Story by Eamonn Ryan

NORTH ANDOVER, MA — The Hockey East conference is always competitive. Each year, there are approximately eight teams that could beat each other on any given night, which gives hockey fans a chance to witness not only great hockey, but also plenty of chaos.

Chaos is what the sellout crowd of 2,054 at Lawler Rink in North Andover, Massachusetts experienced Saturday night as the landscape of the conference had changed drastically throughout the final day of the regular season. After Boston College swept UMass, the No. 13 Northeastern men’s hockey team had a chance to take home the regular season title — they just needed to beat the Merrimack Warriors in regulation.

For 59 minutes and 50 seconds, it looked like it wouldn’t happen. Any opportunity the Huskies had was stuffed by opposing goaltender Hugo Ollas and the scoreboard only read zeros until Huskies junior forward Aidan McDonough took a no-look, backhanded pass from freshman center Jack Hughes and fired it home with 9.6 seconds to play, effectively sealing the game and the title for the Huskies.

“Sam [Colangelo] had a really good stick on the forecheck, Jack Hughes did something that Jack Hughes does a lot and made a really high-end skill play and no look backhand to me in the slot and I just kind of whacked at it,” McDonough said.

McDonough’s 23rd goal of the season was arguably his most important, as the Milton, Mass. native secured the program’s first-ever Hockey East regular season championship in a rink he used to play on as a kid. He is now third in the country and he leads Hockey East in goals scored.

Intensity defined the first frame, with both sides sticking to the physical theme of Friday night’s matchup, but no goals or even solid chances came from either side. The atmosphere in the arena and knowledge of the stakes added plenty of pressure and kept the Huskies focused as the game went on.

“Every play matters in the playoffs. That’s kind of what felt like tonight. Obviously it’s a really small rink so we were getting hit pretty good, but it really did feel like a playoff atmosphere in the locker room between periods and before the game,” McDonough said.

Sophomore goaltender Devon Levi made 10 of his total 29 saves in the first, not allowing anything to get behind them. 

After 40 minutes of play, there was still no separation between the teams, as nothing came of a 4-on-4 period where Husky graduate student defenseman Tommy Miller and Merrimack forward Max Newton each took matching holding penalties with 5:36 remaining in the second frame.

With the final frame looming, Northeastern head coach Jerry Keefe had to fire his team up, and made sure to be frank with them.

“Just, you know what, 20 minutes to win a championship; it’s that simple,” the first-year head coach said. “Find a way, keep digging in, keep playing hard, play for each other and it will be worth it.”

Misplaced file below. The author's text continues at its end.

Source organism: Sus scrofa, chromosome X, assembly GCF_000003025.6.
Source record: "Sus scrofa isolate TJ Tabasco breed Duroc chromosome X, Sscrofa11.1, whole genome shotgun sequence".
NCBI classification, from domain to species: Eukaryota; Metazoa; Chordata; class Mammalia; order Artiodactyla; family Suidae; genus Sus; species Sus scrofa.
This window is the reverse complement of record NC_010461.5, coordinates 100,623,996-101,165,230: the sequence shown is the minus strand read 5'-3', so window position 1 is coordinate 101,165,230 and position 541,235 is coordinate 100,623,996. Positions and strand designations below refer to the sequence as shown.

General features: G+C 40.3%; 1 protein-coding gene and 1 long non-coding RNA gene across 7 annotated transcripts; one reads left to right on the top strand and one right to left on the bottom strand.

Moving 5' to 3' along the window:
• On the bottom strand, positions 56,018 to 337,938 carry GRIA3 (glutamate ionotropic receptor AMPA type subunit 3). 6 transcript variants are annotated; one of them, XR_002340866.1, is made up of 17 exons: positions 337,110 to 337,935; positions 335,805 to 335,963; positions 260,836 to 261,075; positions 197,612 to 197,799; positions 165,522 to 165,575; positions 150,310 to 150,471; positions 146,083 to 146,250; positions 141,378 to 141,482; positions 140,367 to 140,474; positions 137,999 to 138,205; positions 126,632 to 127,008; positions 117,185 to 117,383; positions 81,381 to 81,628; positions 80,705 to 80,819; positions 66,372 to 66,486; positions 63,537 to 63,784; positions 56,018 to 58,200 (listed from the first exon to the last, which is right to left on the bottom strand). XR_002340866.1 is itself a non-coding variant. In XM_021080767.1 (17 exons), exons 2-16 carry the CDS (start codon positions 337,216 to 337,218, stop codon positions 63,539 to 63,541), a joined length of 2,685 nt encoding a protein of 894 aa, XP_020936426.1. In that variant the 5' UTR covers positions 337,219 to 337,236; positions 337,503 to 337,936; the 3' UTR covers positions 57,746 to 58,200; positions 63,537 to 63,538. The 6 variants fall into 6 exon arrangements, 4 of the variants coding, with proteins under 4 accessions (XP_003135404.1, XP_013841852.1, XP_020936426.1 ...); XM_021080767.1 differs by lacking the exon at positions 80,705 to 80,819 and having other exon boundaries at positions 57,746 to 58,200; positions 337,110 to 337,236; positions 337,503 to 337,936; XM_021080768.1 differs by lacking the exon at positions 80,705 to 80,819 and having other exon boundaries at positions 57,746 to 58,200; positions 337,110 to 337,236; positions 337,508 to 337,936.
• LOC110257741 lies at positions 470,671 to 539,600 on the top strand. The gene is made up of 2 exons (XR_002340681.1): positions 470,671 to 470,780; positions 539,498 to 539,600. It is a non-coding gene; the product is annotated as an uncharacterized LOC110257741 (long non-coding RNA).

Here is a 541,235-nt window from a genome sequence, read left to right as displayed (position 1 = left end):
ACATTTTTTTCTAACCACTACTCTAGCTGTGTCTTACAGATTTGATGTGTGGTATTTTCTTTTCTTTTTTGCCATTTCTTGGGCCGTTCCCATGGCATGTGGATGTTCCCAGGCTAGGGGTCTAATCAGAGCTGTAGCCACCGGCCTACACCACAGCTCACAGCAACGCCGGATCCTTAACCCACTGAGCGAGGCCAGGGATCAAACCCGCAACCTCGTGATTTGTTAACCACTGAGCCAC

It was worth it. Merrimack continued to fling pucks and bodies at Levi, but he repelled them all to extend his school record for shutouts in a season to 10. The strong performance culminated in a great faceoff play by the Huskies’ top line, giving Northeastern the top seed in the Hockey East playoffs.

“I give [Merrimack] a lot of credit. They played really well tonight. That was a heck of a hockey game. There’s not a lot of room out there. Both teams competed really hard. You had to work for every inch that you had, and we were fortunate to get one play there at the end of the game,” Keefe said.

All season long, the Huskies have had consistent stellar play from stat sheet stuffers like Levi and McDonough, but there is also a large amount of credit to be given to some of the guys behind the scenes who don’t always see their name on the scoresheet and McDonough made a note of that.

“[Jack Hughes] is an unbelievable hockey player. Super skilled, but I think [what] most impressed me about him is how much he works,” McDonough said about the first-year center. “He has a lot of second effort on battles. He skates, he competes. And his points may not be crazy high but he’s an 18-year-old kid who’s come into college hockey and done really well for himself. So he’s an awesome guy.”

The road to this accolade has been rocky for Northeastern. The Huskies could have made it much easier for themselves had they not dropped a goose egg at Vermont on Tuesday. They lost center Ty Jackson after Friday’s contest with Merrimack. But all season long, they have shown that they can be resilient, including in this last stretch of games since the Beanpot final, a 1-0 loss to Boston University and then a 4-1 loss to Boston College the weekend after.

“We didn’t play great in the Beanpot, we didn’t play well. And then you know what, I do think we were a little bit sleepy in that BC game,” Keefe said. “But what we did do is we responded really well when our backs were against the wall the next night, and I thought that was a really good learning curve for this team. So we went into BC and that was an effort that we needed and we came through. So that’s a game that I think we’ve really built off of.”

With the regular season done, Northeastern was able to celebrate their achievement, but they are nowhere close to done just yet. The Hockey East playoffs — and possibly the NCAA Tournament — awaits. The top-seeded dogs will take on the winner of seventh seed Boston College and 10th seed New Hampshire March 12 in the Hockey East Quarterfinal in Historic Matthews Arena.

“We’ll get back out on Monday; start preparing and getting ready for the tournament. Whoever we play, it’s gonna be a really good team, so we’ll be ready. It’s going to be a big week of preparation. We’re excited. It’s that time of year.”